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When the Moors were evicted from Seville in 1248, they left behind a gigantic mosque, along with a minaret from which
the faithful were called to prayer. The mosque was relatively new, having been completed in 1198, and Seville’s
conqueror, Ferdinand III, had it converted to Christian uses, having it consecrated as a cathedral. This worked out
fine until 1356, when the cathedral was damaged by an earthquake. In 1395 another earthquake hit, and the cathedral’s
canons started thinking in terms of replacing the building. In 1401 it was decided to tear down the former mosque
and build a new cathedral of a scale which would convince posterity that the canons had taken leave of their
senses. Construction proceeded over the next century, and the new cathedral was consecrated in 1507. Between 1558
and 1568 a top was added to the former minaret, called the Giralda, transforming it into a bell tower and
bringing its height to 344 feet.
The Seville Cathedral (formally called the Cathedral of St.
Mary of the See) is billed as the largest cathedral in Christendom. It’s not the largest in floor area, trailing St.
Peter’s Basilica in Rome and St. Paul’s Cathedral in London in this statistic. But it could hold more ping pong balls
than either of them due to its high ceiling (134 feet in the central nave, 96 feet in the aisles), a fact verified by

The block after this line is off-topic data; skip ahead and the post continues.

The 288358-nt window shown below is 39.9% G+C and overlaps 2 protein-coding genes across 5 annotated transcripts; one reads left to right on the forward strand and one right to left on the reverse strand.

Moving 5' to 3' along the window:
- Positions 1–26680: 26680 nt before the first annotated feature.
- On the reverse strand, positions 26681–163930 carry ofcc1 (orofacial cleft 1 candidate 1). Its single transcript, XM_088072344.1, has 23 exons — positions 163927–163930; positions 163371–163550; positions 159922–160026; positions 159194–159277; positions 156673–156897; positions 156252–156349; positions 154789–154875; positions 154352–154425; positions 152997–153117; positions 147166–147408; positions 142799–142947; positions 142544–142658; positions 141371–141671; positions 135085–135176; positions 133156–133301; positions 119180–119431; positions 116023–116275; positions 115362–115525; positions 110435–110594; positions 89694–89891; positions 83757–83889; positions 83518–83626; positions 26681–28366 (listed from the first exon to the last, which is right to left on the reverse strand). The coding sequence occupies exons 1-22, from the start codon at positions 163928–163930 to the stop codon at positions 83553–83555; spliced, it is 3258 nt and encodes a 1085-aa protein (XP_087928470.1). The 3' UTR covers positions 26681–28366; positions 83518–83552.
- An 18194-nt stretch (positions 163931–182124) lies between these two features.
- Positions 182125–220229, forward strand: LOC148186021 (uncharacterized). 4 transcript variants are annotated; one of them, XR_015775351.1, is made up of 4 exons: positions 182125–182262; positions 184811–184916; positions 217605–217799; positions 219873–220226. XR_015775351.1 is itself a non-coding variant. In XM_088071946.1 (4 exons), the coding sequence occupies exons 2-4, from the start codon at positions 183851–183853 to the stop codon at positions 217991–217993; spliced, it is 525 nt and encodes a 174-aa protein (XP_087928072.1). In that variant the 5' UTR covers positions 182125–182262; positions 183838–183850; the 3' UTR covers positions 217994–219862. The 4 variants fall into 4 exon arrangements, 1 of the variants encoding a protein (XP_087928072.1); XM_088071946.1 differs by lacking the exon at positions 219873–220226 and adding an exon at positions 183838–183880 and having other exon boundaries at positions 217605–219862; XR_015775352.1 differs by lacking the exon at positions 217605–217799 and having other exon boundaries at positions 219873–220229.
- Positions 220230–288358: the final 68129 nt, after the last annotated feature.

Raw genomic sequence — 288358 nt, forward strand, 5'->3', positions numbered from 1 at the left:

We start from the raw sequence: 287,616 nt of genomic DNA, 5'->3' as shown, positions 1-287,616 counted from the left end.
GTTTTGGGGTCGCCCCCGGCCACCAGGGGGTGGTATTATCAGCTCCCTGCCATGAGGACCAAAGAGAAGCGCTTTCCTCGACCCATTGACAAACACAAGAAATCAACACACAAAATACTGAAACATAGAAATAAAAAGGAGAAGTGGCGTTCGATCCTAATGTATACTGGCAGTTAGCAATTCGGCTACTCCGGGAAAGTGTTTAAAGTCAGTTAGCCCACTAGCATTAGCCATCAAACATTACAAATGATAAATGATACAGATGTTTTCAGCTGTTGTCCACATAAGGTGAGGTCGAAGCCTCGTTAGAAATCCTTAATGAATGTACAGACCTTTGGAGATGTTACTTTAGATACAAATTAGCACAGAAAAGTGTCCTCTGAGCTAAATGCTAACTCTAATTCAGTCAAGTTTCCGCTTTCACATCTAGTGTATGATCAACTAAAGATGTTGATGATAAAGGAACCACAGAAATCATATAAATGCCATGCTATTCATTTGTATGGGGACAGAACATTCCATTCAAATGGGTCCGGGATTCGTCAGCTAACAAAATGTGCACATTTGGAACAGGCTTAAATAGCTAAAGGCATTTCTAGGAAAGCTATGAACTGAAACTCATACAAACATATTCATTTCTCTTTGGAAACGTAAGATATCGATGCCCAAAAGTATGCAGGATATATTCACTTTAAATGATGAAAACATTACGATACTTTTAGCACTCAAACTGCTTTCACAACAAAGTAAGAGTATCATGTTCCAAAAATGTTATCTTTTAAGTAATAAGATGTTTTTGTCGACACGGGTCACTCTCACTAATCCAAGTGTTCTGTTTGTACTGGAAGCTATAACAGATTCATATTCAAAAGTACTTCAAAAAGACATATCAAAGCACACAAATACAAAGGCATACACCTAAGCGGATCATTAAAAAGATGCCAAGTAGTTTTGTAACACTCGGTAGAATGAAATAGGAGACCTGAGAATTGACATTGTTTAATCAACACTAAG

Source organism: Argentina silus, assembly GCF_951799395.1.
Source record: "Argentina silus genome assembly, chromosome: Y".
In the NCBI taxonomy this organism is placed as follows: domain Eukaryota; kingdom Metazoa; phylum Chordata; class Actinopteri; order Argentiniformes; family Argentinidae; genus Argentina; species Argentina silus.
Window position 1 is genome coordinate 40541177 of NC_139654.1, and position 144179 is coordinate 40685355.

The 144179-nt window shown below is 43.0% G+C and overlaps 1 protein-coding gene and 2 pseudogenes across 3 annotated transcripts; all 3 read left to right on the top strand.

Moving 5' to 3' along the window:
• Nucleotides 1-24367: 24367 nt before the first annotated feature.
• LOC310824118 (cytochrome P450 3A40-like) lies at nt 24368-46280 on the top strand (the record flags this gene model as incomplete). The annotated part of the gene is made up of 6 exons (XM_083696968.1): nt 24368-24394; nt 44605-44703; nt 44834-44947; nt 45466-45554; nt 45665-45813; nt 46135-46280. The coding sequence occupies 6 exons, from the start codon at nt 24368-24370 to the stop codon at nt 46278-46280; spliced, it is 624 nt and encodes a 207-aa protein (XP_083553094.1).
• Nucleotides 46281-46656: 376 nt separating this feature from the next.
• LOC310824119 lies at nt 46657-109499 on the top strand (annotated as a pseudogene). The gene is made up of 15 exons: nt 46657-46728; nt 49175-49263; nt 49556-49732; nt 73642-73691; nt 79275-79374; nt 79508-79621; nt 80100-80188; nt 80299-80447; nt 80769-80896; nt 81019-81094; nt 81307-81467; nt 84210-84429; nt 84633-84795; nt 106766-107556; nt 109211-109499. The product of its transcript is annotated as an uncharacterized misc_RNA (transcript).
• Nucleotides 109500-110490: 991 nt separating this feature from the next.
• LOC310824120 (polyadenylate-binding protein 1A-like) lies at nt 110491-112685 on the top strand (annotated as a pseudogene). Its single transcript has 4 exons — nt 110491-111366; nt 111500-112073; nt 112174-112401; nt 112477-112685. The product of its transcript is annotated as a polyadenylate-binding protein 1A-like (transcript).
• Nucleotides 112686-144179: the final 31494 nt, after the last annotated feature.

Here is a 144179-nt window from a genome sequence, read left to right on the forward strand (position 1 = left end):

the Guinness Book of World Records on a posted certificate.
To get to the Cathedral we headed for the Giralda, the part of the Cathedral most easily seen from a distance
(though with all the narrow streets, it’s hard to see anything from a distance). This approach deposited us in
the Plaza Virgen de los Reyes, on the east side of the church and at the foot of the bell tower.
Though there was a door on this side of the church, like all of the other elaborate Cathedral doors it was not
Puerta del Baptismo (Door of the Baptism)
Portada de la Asunción (Door of the Assumption)
Puerta del Perdon (Door of the Forgiveness)
We found the entrance on the south side of the church, off the Plaza del Triunfo (named to celebrate the triumph of
the city over an earthquake in 1755). On this side of the Cathedral is found a door called The Prince’s Doorway, as
well as a copy of the weathervane on top of the Giralda (the figure represents Faith, and this copy is most likely
the original, kept in a sheltered area for its protection). But the entrance is through a much less grandiose door
on the left.
We entered the door, paid our seven-Euro entrance fee and followed the passageway into the church.
The inside of the Cathedral was dimly lit and cavernous. We found ourselves near the back right corner of the
church and immediately began to explore. There was a central nave with two parallel aisles on each side, and a
very high ceiling, as advertised.
In our explorations on the right side of the church we discovered the tomb of Christopher Columbus. People have been